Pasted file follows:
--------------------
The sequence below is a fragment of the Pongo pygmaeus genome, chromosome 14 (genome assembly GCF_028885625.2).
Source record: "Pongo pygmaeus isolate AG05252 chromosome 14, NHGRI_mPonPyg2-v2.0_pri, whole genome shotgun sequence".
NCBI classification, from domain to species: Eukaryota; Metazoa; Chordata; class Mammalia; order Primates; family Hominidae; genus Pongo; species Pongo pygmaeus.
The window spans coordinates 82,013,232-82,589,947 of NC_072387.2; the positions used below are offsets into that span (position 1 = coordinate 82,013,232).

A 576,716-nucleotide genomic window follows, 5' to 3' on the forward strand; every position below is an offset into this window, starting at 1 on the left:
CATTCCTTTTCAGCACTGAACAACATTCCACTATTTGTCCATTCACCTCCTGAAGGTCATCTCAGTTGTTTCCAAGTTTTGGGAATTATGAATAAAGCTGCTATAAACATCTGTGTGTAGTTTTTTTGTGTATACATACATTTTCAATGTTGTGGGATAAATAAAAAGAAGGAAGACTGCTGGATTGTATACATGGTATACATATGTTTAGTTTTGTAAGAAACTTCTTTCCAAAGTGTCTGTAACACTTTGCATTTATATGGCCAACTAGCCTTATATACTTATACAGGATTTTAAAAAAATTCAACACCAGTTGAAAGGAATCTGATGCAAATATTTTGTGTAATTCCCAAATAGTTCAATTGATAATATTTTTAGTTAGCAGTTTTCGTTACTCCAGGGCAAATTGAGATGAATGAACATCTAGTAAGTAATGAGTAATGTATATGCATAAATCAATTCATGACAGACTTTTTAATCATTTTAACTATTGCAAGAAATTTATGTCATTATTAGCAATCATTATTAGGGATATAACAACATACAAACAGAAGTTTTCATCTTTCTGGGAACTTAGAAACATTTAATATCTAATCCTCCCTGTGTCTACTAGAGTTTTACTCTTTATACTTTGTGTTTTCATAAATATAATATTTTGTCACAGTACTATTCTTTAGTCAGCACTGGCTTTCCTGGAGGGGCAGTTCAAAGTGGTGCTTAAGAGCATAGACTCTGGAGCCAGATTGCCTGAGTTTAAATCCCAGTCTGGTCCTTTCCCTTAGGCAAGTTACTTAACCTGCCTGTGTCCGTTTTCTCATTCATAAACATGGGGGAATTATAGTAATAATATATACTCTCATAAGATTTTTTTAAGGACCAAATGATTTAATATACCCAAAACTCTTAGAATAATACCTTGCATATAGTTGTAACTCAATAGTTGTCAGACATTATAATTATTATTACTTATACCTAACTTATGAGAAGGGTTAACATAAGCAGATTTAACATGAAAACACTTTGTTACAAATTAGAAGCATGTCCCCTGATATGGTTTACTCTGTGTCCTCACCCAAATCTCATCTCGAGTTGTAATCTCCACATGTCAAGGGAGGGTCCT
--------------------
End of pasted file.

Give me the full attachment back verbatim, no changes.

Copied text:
The sequence below is a fragment of the Pongo pygmaeus genome, chromosome 14 (genome assembly GCF_028885625.2).
Source record: "Pongo pygmaeus isolate AG05252 chromosome 14, NHGRI_mPonPyg2-v2.0_pri, whole genome shotgun sequence".
NCBI classification, from domain to species: Eukaryota; Metazoa; Chordata; class Mammalia; order Primates; family Hominidae; genus Pongo; species Pongo pygmaeus.
The window spans coordinates 82,013,232-82,589,947 of NC_072387.2; the positions used below are offsets into that span (position 1 = coordinate 82,013,232).

A 576,716-nucleotide genomic window follows, 5' to 3' on the forward strand; every position below is an offset into this window, starting at 1 on the left:
CATTCCTTTTCAGCACTGAACAACATTCCACTATTTGTCCATTCACCTCCTGAAGGTCATCTCAGTTGTTTCCAAGTTTTGGGAATTATGAATAAAGCTGCTATAAACATCTGTGTGTAGTTTTTTTGTGTATACATACATTTTCAATGTTGTGGGATAAATAAAAAGAAGGAAGACTGCTGGATTGTATACATGGTATACATATGTTTAGTTTTGTAAGAAACTTCTTTCCAAAGTGTCTGTAACACTTTGCATTTATATGGCCAACTAGCCTTATATACTTATACAGGATTTTAAAAAAATTCAACACCAGTTGAAAGGAATCTGATGCAAATATTTTGTGTAATTCCCAAATAGTTCAATTGATAATATTTTTAGTTAGCAGTTTTCGTTACTCCAGGGCAAATTGAGATGAATGAACATCTAGTAAGTAATGAGTAATGTATATGCATAAATCAATTCATGACAGACTTTTTAATCATTTTAACTATTGCAAGAAATTTATGTCATTATTAGCAATCATTATTAGGGATATAACAACATACAAACAGAAGTTTTCATCTTTCTGGGAACTTAGAAACATTTAATATCTAATCCTCCCTGTGTCTACTAGAGTTTTACTCTTTATACTTTGTGTTTTCATAAATATAATATTTTGTCACAGTACTATTCTTTAGTCAGCACTGGCTTTCCTGGAGGGGCAGTTCAAAGTGGTGCTTAAGAGCATAGACTCTGGAGCCAGATTGCCTGAGTTTAAATCCCAGTCTGGTCCTTTCCCTTAGGCAAGTTACTTAACCTGCCTGTGTCCGTTTTCTCATTCATAAACATGGGGGAATTATAGTAATAATATATACTCTCATAAGATTTTTTTAAGGACCAAATGATTTAATATACCCAAAACTCTTAGAATAATACCTTGCATATAGTTGTAACTCAATAGTTGTCAGACATTATAATTATTATTACTTATACCTAACTTATGAGAAGGGTTAACATAAGCAGATTTAACATGAAAACACTTTGTTACAAATTAGAAGCATGTCCCCTGATATGGTTTACTCTGTGTCCTCACCCAAATCTCATCTCGAGTTGTAATCTCCACATGTCAAGGGAGGGTCCT